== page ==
The Frog and The Footy


Ordering rissoles in Bali is a sign that I need to go home to Adelaide.

It’s a Friday night, and I’m in Barb’s sports bar for the Crows season opener. With an Adelaide Crow tattoo on his arm, mine host Ian ambles by as the club song choruses from the TV. He mutters, “It’s got a good beat, but I reckon the kids won’t dance to it.” He’ll say that another twenty one times before September. There’s a galaxy of Indonesian dishes on offer, but I inhale a plate of meaty patties, chips and veggies. The footy is streamed from Channel 7 in Perth and, frosty long necks of Bintan aside, when I find myself getting misty-eyed about the Bunnings ads, I know the score.

Then there’s the frog. He lurks in the grounds of our Singaporean condominium, and he’s seeking a mate. After dark his thoughts turn, as Barry White may have sung, to making a little love or as HG Nelson certainly said, to “wielding the night tools.” His call is a loud, resonating, metallic honk. He honks nightly into the cruel fug. His throbbing desperation wakes us up, and keeps us sleepless. Nightly. The wife and I want to escape his amphibious ardour so we’re heading to South Australia for a June holiday.

Despite living on the equator I love winter. The endless summer here delivers an effortless lifestyle of shorts and swimming, but Adelaide extends her charms. I like dressing for the cold; faded jeans and my boots- indestructible Blundstones bought in Kimba twenty years back. Include Dunlop volleys and a pair of dusty thongs and what other footwear is there? The Southern Ocean often lashes its wind at us so I’m a convert to the hoodie. We’ll stick a pair of rubber boots on each of our boys Alex and Max and they’ll be right. Cousins are often among our first friends and, happily, they’ll all soon be running, yelling and settling their necessary disputes.

We’ll relax in Adelaide, but I’ll also tour the Barossa, McLaren Vale and Coonawarra – viniculturally. Confirmed by one ignoble episode, tropical life and cabernet sauvignon simply don’t combine for me. It’ll be superb to plonk down with some old winter friends from Turkey Flat, d’Arenberg and Katnook, and discover what they’ve been up to. I’m confident that every bottle will burst with stories as I sit at assorted tables with Dad, my wife’s Dad and the brothers-in-law, and uncork some robust conversations about footy, the Ashes tour and everything else.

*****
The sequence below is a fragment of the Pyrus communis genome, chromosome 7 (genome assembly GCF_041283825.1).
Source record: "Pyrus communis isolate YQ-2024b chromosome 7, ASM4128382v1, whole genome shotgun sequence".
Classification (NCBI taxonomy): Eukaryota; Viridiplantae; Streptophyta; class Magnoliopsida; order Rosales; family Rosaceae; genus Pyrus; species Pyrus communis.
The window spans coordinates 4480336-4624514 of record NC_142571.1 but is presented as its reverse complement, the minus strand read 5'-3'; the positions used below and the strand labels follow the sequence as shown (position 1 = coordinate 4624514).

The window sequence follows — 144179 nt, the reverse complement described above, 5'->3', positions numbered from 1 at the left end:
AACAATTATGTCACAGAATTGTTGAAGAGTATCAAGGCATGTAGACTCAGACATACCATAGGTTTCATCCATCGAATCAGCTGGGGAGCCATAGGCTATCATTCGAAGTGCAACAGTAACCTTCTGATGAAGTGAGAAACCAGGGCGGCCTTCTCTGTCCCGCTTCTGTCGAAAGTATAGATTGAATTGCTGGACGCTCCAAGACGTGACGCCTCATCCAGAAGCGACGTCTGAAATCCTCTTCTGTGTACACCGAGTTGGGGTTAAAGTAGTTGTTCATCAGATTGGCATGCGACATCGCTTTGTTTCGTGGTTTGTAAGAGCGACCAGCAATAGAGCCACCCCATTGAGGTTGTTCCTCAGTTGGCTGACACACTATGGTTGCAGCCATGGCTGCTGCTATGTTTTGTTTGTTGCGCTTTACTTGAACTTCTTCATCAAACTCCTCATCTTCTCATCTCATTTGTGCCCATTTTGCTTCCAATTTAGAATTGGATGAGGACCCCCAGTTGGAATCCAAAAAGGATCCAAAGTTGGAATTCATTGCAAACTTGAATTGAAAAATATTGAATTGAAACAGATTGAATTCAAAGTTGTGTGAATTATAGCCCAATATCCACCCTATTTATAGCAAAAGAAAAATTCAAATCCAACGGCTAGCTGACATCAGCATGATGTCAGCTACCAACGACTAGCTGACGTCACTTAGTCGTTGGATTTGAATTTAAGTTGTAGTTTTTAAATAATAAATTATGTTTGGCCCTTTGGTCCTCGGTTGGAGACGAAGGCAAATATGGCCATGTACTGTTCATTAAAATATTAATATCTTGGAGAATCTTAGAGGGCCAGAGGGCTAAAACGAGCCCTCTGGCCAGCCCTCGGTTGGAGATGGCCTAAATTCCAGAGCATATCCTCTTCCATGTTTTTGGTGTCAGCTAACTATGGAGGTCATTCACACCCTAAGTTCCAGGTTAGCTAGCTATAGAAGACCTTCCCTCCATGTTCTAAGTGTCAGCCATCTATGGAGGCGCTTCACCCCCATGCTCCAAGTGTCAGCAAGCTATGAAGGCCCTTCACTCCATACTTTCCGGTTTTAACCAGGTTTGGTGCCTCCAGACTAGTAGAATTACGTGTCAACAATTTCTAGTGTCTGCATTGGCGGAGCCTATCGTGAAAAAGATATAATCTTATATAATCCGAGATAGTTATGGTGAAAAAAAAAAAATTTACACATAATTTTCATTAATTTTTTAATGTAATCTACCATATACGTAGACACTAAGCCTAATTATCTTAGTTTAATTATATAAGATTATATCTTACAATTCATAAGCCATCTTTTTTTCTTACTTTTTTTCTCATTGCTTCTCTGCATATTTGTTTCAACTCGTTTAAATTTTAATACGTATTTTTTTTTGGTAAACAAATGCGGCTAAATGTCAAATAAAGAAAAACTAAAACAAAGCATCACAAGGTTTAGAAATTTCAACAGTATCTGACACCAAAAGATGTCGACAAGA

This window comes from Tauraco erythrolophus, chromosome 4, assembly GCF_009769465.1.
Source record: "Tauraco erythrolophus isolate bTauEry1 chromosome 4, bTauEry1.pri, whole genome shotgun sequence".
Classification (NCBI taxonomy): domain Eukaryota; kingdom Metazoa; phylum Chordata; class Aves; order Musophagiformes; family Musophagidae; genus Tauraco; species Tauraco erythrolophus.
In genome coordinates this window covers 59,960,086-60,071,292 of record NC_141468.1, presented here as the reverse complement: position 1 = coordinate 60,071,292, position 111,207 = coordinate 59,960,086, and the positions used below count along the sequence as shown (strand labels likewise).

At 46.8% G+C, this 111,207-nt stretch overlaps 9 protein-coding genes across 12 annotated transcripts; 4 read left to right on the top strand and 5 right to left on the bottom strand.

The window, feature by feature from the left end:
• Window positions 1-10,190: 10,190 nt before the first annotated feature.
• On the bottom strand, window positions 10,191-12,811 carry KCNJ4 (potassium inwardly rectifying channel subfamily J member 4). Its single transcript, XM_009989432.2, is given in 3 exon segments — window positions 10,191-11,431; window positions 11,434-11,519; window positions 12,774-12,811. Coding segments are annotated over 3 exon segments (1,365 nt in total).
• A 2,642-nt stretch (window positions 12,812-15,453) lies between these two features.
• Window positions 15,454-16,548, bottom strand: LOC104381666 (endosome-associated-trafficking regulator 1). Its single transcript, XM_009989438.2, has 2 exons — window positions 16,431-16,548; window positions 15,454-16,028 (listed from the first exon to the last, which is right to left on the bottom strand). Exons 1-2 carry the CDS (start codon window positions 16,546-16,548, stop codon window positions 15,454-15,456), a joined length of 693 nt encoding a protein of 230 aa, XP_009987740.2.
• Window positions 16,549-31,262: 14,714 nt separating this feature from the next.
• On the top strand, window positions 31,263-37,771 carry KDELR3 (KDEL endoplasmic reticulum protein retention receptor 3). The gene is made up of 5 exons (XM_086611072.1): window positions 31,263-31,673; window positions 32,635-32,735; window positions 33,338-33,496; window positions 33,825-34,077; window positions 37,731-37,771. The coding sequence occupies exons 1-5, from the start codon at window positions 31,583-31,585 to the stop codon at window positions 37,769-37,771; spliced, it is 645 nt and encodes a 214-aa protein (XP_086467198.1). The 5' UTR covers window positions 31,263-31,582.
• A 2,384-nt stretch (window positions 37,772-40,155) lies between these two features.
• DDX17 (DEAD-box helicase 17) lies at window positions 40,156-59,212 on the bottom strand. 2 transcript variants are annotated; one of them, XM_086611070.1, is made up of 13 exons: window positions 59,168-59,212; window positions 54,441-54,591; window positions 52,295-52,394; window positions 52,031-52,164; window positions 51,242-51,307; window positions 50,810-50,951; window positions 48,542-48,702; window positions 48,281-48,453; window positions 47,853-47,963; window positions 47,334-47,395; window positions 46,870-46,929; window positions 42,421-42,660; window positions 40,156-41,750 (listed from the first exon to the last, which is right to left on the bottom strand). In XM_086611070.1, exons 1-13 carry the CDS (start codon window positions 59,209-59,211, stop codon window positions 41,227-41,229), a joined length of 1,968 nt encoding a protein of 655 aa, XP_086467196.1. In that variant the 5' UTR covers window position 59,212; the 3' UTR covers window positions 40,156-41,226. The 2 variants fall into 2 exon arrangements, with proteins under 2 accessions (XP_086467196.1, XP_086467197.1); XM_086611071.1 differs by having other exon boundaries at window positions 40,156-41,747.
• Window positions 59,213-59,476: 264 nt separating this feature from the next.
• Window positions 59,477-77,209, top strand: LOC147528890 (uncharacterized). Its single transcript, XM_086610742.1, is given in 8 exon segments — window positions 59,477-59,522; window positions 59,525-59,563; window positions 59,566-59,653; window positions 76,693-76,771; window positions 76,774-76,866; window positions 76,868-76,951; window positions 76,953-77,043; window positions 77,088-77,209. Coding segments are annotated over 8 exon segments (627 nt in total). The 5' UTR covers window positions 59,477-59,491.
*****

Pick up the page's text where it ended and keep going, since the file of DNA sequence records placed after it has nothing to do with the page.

Winter back home often hosts cloudless, still days of pale sunshine; ideal for beach walks and parks. Blokes occasionally label their pubs; Rundle Street’s Exeter is, “The X.” The boys name their preferred coastal playgrounds- the Nemo Park, the Buffalo Park and the Rock Lobster; baptised for the B52’s song I unthinkingly played them once. They also have to climb some trees with their mates.

Enthusiastically standing on the terraces as Glenelg play at Brighton Road could placate my football pang. Contemporary AFL spectators have little opportunity to appreciate the contest, as it should be enjoyed. Standing, skilfully, allows for better talking, laughing and barracking, and also expedites what Roy Slaven described as, “drinking in concert.” Unlike modern colosseums, I can wander to Snout’s bar or the BBQ while maintaining an eye and an ear on the ball, without burrowing down a concrete hole, like a rodent, seeking a snag or a pint.

Improbable footballers such as cult Roosters full forward Grenville Deitrich charm me. Treasured exceptions who, despite their prohibitive shape, advance to a high level. Thankfully, these survive in the SANFL. Just. I favour this over the AFL as the national competition is increasingly conquered by charisma-free robots, automatons manufactured into facsimiles of footballers like an Asimov dystopia.

A fire is vital. Both sets of grandparents have wood fires. Grumpy’s Brewhaus at Verdun boasts a German-inspired microbrewery, wood-oven and combustion stove. A golden pint of Tomcat pilsner and a few slices of Funky Chicken pizza on a Sunday and I’ll be set. I taste it all now, and can smell the drifting eucalyptus smoke as Alex and Max scurry through the last of the autumn leaves on Grumpy’s lawn.

Life here in the endless summer is fine, but like gravity, winter at home exerts an indisputable pull. It will be a languid exhalation but, ultimately, we’re hoping that when we return to Singapore, our amorous frog is on his honeymoon.



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